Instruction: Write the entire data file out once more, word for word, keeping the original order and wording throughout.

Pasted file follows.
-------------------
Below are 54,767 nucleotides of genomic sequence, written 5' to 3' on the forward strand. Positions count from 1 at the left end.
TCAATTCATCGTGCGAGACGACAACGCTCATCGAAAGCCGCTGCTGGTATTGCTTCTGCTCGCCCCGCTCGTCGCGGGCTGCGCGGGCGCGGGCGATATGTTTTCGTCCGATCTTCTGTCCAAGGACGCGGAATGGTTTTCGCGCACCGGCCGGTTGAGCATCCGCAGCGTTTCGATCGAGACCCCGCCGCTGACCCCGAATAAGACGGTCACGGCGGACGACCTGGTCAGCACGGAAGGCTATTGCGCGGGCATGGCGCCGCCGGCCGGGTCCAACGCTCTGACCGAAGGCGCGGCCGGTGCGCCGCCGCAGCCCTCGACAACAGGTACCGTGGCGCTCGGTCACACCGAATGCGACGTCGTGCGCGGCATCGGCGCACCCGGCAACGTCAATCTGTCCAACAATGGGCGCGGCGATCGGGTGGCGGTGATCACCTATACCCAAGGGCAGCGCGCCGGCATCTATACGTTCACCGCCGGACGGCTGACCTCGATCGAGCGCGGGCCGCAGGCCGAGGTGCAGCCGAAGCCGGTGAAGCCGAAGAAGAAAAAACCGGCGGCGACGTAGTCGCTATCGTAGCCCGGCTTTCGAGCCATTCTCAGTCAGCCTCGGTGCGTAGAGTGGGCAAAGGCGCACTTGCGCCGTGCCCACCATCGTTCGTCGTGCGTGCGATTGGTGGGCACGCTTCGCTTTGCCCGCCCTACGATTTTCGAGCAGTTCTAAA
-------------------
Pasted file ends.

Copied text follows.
Below are 54,767 nucleotides of genomic sequence, written 5' to 3' on the forward strand. Positions count from 1 at the left end.
TCAATTCATCGTGCGAGACGACAACGCTCATCGAAAGCCGCTGCTGGTATTGCTTCTGCTCGCCCCGCTCGTCGCGGGCTGCGCGGGCGCGGGCGATATGTTTTCGTCCGATCTTCTGTCCAAGGACGCGGAATGGTTTTCGCGCACCGGCCGGTTGAGCATCCGCAGCGTTTCGATCGAGACCCCGCCGCTGACCCCGAATAAGACGGTCACGGCGGACGACCTGGTCAGCACGGAAGGCTATTGCGCGGGCATGGCGCCGCCGGCCGGGTCCAACGCTCTGACCGAAGGCGCGGCCGGTGCGCCGCCGCAGCCCTCGACAACAGGTACCGTGGCGCTCGGTCACACCGAATGCGACGTCGTGCGCGGCATCGGCGCACCCGGCAACGTCAATCTGTCCAACAATGGGCGCGGCGATCGGGTGGCGGTGATCACCTATACCCAAGGGCAGCGCGCCGGCATCTATACGTTCACCGCCGGACGGCTGACCTCGATCGAGCGCGGGCCGCAGGCCGAGGTGCAGCCGAAGCCGGTGAAGCCGAAGAAGAAAAAACCGGCGGCGACGTAGTCGCTATCGTAGCCCGGCTTTCGAGCCATTCTCAGTCAGCCTCGGTGCGTAGAGTGGGCAAAGGCGCACTTGCGCCGTGCCCACCATCGTTCGTCGTGCGTGCGATTGGTGGGCACGCTTCGCTTTGCCCGCCCTACGATTTTCGAGCAGTTCTAAA